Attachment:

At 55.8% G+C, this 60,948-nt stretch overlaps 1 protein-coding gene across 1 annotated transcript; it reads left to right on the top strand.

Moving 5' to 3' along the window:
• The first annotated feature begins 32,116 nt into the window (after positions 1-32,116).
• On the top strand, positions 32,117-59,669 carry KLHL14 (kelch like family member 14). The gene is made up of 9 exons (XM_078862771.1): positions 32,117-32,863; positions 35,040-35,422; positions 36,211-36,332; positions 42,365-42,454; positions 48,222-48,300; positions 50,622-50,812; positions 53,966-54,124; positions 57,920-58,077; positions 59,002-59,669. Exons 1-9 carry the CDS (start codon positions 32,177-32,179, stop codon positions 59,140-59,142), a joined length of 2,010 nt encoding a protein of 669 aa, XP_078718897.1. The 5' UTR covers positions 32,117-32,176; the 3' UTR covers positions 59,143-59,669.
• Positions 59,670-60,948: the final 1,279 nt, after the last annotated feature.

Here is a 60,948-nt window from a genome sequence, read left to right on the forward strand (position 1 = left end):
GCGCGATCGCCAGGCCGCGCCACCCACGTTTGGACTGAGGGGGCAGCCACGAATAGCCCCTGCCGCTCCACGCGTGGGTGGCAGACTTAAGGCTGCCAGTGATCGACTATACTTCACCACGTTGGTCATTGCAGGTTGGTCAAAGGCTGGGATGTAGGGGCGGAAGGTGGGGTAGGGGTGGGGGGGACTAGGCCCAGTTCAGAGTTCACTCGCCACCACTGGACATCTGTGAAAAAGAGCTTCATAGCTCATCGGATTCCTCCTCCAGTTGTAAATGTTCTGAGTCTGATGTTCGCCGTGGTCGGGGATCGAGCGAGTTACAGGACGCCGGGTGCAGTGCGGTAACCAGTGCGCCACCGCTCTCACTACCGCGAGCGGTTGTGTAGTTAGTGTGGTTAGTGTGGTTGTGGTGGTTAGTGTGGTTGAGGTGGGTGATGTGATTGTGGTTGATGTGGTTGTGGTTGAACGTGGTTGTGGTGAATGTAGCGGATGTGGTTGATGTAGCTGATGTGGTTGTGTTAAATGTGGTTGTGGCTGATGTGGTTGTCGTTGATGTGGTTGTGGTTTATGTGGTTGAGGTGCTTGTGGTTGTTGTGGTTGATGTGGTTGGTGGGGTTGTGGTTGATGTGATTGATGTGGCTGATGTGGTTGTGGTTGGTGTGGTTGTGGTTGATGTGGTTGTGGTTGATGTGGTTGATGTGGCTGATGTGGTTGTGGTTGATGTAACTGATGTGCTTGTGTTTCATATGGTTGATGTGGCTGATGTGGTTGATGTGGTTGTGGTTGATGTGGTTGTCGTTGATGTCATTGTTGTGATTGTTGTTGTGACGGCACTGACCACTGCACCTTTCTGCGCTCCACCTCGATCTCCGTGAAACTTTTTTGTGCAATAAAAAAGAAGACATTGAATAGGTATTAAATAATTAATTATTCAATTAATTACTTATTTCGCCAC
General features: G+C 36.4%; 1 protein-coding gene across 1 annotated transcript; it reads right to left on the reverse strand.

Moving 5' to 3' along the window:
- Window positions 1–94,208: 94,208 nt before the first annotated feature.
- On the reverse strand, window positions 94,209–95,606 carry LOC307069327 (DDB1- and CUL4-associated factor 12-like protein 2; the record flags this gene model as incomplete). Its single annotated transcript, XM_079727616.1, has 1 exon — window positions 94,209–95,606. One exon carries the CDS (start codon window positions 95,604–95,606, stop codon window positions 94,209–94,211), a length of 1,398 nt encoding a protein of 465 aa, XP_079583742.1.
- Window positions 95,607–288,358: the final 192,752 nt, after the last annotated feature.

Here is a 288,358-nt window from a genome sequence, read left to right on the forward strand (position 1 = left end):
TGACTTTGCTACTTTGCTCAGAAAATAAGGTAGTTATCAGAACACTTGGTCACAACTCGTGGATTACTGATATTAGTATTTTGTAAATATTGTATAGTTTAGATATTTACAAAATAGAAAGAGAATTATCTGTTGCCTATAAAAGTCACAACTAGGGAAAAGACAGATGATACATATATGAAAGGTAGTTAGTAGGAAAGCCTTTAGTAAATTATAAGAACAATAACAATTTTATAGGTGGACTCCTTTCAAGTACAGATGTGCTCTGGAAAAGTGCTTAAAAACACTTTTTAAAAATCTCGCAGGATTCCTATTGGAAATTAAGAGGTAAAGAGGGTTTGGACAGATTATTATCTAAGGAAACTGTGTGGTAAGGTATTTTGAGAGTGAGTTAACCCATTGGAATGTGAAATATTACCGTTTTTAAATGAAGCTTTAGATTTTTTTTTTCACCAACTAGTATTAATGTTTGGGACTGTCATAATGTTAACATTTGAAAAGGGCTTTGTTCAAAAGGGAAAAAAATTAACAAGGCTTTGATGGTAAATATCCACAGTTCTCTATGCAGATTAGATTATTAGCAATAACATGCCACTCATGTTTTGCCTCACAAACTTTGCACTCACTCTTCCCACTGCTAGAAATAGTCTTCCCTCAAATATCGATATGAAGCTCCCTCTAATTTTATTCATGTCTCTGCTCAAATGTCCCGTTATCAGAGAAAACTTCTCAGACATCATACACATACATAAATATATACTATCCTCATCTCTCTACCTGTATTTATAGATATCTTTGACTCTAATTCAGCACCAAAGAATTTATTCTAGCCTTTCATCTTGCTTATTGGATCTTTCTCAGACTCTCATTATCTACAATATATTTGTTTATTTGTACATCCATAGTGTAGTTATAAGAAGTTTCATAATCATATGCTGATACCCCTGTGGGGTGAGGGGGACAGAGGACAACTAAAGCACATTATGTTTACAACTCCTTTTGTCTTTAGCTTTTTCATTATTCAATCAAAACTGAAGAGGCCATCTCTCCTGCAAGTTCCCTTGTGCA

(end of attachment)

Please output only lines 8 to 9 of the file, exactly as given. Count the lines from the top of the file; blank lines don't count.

General features: G+C 36.4%; 1 protein-coding gene across 1 annotated transcript; it reads right to left on the reverse strand.

Moving 5' to 3' along the window: